Studio Projects: Material Gestures in a Shared Space


Fall 2015, Winter 2016 and Spring 2016 quarters

Taught by

visual arts, painting, drawing
ceramic art, sculpture, visual studies

This is an entry-level visual arts program emphasizing 2- and 3-D studio practices, art history, visual literacy, artistic research, and writing. We will delve intensively into the development of studio skills in design, ceramics, sculpture, mixed media, life drawing and painting, and monotype printmaking, while exploring how these material gestures express content. As a working group, students will engage in an art practice that explores what it means to be in conversation with art history and the sociopolitical world, drawing encouragement and influence from a greater community of artists, philosophers, writers, and social critics.

The program is designed to support students interested in the visual arts, as well as those who are curious about visual literacy and want to experience using materials as an approach to inquiry and expression. No prior art experience is necessary, but enthusiasm, curiosity, and a strong work ethic are required. Students should be prepared to dedicate at least 40 hours per week to studio work and rigorous reading and writing on topics related to the concepts of 20th- and 21st-century art history and critical theory. Students will be exposed to an interdivisional approach to visual arts that includes both art and humanities work: studio work; art history; visual/cultural studies, including literature, philosophy, and history; and a significant writing component.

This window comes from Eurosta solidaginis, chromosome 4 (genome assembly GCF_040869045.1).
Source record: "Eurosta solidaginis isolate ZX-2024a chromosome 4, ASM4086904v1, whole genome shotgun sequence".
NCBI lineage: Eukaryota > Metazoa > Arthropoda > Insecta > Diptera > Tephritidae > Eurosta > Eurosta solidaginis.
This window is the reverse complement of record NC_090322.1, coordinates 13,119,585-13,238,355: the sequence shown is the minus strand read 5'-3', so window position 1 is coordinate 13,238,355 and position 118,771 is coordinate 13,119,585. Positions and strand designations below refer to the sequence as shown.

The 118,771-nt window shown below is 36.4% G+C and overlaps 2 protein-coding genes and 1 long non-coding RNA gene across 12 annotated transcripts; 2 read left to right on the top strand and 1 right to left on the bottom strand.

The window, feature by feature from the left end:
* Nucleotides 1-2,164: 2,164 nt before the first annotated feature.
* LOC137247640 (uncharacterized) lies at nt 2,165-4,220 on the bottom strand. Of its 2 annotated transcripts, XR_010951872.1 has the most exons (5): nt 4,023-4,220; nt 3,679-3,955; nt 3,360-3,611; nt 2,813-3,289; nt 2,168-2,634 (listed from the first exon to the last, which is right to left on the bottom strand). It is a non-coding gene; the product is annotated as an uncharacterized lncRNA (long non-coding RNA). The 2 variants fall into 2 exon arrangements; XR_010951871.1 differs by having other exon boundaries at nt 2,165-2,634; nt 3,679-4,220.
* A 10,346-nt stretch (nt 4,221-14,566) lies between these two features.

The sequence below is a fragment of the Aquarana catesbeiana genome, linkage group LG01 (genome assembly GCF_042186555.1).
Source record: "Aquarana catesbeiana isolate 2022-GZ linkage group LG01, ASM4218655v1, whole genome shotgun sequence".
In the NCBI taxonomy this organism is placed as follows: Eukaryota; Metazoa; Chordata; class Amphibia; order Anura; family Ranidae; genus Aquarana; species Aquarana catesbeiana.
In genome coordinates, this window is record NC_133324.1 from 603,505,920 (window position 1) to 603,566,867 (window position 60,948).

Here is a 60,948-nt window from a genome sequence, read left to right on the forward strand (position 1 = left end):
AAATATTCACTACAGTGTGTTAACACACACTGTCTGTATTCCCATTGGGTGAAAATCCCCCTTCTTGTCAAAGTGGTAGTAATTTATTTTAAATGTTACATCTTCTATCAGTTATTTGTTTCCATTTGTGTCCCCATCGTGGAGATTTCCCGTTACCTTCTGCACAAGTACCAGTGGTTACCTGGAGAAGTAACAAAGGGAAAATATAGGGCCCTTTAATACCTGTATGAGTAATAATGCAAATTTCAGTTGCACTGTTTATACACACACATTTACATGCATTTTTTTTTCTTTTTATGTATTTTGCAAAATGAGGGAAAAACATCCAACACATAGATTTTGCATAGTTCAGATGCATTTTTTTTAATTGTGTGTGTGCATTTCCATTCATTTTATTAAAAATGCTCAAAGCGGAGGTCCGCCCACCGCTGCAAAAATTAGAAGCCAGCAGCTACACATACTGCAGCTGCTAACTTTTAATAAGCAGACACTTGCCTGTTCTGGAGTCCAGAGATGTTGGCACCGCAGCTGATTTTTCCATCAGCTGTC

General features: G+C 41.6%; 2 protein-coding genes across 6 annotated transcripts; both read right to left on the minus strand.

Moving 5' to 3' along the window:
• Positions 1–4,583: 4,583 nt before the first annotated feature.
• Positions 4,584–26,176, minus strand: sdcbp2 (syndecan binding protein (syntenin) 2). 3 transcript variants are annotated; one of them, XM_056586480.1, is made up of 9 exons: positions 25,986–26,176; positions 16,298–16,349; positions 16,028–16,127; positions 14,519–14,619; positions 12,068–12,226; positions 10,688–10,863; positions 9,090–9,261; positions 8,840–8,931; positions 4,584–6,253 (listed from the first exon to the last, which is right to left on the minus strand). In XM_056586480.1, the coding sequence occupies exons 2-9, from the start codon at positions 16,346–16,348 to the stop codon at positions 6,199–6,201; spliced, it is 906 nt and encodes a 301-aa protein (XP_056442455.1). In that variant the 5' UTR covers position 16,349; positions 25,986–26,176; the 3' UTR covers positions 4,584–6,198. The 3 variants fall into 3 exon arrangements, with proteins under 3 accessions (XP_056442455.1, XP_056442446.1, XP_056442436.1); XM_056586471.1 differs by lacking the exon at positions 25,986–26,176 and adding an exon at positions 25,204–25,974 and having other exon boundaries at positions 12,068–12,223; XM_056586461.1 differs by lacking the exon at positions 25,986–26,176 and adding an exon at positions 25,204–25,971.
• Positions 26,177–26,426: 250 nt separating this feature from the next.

Fall and winter quarters will provide students with basic studio experience with several material approaches and will offer design and drawing workshops. Students will work in either 2-D or 3-D fall quarter, switching to the other medium in winter. There will be visits to regional museums and we will attend the Art Lecture Series. In the spring, students will have the opportunity to apply their learning to individual projects, utilizing knowledge and skills gained over fall and winter. There will also be an opportunity to go to New York City for three weeks to attend the Whitney Biennial, visit artists' studios, attend talks, and draw from observation at the Metropolitan Museum of Art. By the end of this program, students will understand how one engages with an art community to share support and inspiration, and how the artist’s work expands beyond that community and connects to critical issues. Students will begin to imagine how to situate their own projects in terms of the world around them.

Fields of Study

Preparatory for studies or careers in

the arts and humanities.

Location and Schedule

Campus location

Olympia

Schedule

Offered during: Day

Books

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Online Learning

Hybrid Online Learning < 25% Delivered Online

More information about online learning.

Required Fees

$190 in fall for an overnight field trip to Portland, museum entrance fees, and studio supplies; $140 in winter for museum entrance fees and studio supplies; and $75 in spring for studio supplies. Also in spring, an additional $225 for for museum entrance fees, artists' studio visits and classroom/studio rental for students attending the NYC trip (optional). Students will take projects and unused supplies with them at the end of the program.

Special Expenses

Approximately $2,000 in spring for an optional three-week study of contemporary art in New York City, including travel, lodging, meal,  and individual project expenses. Students will be responsible for making all necessary arrangements, and costs may vary depending on individual resourcefulness.  

Registration Information

Credits: 16 (Fall); 16 (Winter); 16 (Spring)

Class standing: Freshmen–Sophomore; 50% of the seats are reserved for freshmen

Maximum enrollment: 40

Fall

Course Reference Number not yet available.

Winter

Accepting New Students

Course Reference Number not yet available.

Spring

Accepting New Students

Course Reference Number not yet available.

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